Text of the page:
Shauna goes on to spout every cliché ever produced to caricature the American Left.  She labels the protagonist as a stand in for white people who marginalizes every minority stand in throughout the story.  She then tries to connect Elloren's journey with racist white people giving themselves a pat on the back for getting past it.  I guess in Shauna's world, there is no personal journey, no overcoming of bigotry, and once a racist means always a racist.  Let's hope she never picks up something like To Kill A Mockingbird or Adventures of Huckleberry Finn.

As bad as Shauna's lack of understanding regarding this made-up story is, those trashing the book based solely on her review are even worse.  Do these people allow others to make up their minds for them?  Are they so sheep-like that they will follow whatever someone in the "woke" crowd says?  And most absurdly, do they think their entire world will collapse...over a friggin' book?!?!

This stuff harkens back to old timey book burnings and should scare the shit out of all of us.  I know that I've said not to wade into politics, but the attempt at censorship here should make all of us - left, right, or center - mad as hell.  I was going to say scared, but scared isn't the emotion I'm feeling - I'm feeling anger.  Anger at those who think words are dangerous.  Anger at those who couldn't be bothered to judge for themselves but would rather another like-minded person tell them what to think.  Anger over trying to suppress a book(and let's be honest - that's exactly what's going on here.  If these people were granted authority over what others could read, do you have any doubt, any doubt at all, that they'd yank this book off the shelves so you couldn't make a decision they disagreed with?)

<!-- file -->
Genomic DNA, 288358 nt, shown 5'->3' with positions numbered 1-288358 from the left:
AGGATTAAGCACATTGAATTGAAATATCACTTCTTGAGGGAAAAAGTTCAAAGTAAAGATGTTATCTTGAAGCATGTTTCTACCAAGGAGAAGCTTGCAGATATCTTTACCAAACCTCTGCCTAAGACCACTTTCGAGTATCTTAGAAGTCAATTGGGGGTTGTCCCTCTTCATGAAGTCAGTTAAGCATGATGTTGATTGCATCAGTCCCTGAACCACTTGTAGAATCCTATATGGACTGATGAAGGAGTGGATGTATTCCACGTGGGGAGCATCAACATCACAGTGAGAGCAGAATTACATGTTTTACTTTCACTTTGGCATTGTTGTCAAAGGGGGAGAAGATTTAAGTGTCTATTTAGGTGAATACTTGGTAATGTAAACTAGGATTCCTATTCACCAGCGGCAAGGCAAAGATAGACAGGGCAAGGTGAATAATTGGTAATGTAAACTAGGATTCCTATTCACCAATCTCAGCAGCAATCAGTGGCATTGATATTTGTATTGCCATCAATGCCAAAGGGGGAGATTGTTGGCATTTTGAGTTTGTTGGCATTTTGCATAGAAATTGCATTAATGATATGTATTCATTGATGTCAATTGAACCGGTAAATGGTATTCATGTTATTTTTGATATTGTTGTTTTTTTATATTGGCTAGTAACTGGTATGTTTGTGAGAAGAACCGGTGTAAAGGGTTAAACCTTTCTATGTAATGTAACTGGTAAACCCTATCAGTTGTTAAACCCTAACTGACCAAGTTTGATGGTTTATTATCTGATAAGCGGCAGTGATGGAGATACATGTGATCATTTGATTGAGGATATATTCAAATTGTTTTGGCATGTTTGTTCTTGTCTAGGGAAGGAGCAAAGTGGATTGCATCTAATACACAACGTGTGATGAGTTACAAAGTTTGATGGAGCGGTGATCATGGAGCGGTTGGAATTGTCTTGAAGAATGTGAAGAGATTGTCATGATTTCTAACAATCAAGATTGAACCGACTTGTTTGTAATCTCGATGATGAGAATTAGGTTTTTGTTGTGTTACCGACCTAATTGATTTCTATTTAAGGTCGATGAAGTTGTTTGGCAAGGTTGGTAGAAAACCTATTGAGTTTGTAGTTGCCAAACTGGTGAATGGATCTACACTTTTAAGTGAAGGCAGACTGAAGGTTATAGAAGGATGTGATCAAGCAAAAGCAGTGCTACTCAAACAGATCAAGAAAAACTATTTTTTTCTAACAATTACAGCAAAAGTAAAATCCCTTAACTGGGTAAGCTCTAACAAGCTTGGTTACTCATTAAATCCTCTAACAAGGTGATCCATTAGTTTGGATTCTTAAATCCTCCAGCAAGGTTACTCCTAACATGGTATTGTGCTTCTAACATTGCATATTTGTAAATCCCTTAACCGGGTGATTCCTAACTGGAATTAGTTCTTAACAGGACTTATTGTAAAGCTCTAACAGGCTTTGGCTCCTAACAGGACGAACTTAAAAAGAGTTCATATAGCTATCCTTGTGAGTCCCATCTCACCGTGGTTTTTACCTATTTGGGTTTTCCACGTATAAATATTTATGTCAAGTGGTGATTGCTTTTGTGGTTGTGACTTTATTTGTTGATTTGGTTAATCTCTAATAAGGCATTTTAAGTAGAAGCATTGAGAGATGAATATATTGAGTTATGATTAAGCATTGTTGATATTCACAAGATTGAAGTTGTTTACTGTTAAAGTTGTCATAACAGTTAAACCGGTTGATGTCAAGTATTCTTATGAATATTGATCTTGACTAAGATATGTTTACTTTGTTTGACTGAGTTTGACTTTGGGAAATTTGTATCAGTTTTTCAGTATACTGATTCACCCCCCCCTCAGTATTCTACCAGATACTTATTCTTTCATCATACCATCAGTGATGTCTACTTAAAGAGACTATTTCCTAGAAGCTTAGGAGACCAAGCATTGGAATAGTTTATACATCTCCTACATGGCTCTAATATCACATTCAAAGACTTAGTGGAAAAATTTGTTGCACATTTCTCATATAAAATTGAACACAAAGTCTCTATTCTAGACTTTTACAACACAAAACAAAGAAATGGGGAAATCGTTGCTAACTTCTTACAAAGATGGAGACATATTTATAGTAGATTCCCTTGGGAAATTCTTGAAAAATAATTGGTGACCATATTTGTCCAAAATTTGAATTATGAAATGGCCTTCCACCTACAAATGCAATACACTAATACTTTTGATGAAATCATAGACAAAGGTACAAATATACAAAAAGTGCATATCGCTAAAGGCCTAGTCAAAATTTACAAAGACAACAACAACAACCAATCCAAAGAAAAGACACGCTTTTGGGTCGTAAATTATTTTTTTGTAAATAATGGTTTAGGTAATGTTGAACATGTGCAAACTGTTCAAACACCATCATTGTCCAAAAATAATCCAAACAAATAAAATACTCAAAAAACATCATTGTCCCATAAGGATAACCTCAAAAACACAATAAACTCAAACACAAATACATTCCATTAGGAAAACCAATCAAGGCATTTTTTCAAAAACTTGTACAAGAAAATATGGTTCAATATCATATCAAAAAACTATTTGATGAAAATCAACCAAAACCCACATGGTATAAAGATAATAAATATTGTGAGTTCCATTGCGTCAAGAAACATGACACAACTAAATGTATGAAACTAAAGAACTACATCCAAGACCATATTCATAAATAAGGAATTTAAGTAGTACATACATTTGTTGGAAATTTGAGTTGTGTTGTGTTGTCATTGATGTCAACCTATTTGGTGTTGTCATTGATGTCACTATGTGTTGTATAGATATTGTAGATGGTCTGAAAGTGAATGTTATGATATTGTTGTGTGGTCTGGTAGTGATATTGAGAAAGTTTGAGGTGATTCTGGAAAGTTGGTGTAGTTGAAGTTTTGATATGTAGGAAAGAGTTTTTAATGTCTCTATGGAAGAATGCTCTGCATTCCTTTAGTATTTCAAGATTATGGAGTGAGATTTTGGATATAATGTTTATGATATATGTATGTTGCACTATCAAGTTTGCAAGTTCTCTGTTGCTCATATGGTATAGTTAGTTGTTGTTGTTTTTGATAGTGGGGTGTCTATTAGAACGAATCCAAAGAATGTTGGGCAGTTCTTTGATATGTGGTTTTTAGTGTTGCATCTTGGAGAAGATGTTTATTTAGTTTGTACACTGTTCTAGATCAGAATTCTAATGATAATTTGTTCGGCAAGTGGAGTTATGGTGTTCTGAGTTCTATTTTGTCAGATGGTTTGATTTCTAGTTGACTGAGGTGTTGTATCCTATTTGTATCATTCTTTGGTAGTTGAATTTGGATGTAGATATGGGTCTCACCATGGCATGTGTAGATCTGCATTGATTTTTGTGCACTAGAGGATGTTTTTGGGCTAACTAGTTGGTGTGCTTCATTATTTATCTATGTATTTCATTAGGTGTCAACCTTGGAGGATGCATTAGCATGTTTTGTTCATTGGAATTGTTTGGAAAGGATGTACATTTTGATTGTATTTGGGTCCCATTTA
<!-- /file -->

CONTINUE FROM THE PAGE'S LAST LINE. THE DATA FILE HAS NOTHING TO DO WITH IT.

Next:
I'm not so much upset with the book getting a one-star review.  Like I said, if you dislike a book, then by all means, give it the worst review you can think of.  Where I get agitated is with people like Shauna completely misreading a novel and chastising the author, Laurie Forest, for not getting over racism on the timeline the reviewer wants.  Or, what appears to be worse, daring to not be woke to this stuff from the beginning.  I wonder strongly at the kind of bland characters she likes, for they must be so milquetoast that there is no internal conflict whatsoever.  And then she and others have the gall to tell us it's a dangerous book(news flash - books are not dangerous - actions are dangerous; books are words compiled into a story, and if you think they can create evil, then you need serious therapy).  Shauna, get over yourself.  Your adherence to your "woke" ideology has blinded you to the threat to freedom you represent, not Forest.

Ideas must flourish in the light of day where they can be scrutinized.  Bad ideas must be countered with good ideas rather than shut down because those ideas make you feel icky.  And folks should actually read for themselves before they comment on whether or not something is hateful.  It would also help if they got the premise of the book rather than letting it go completely over their head because it didn't resolve in the manner in which the reader wanted it to.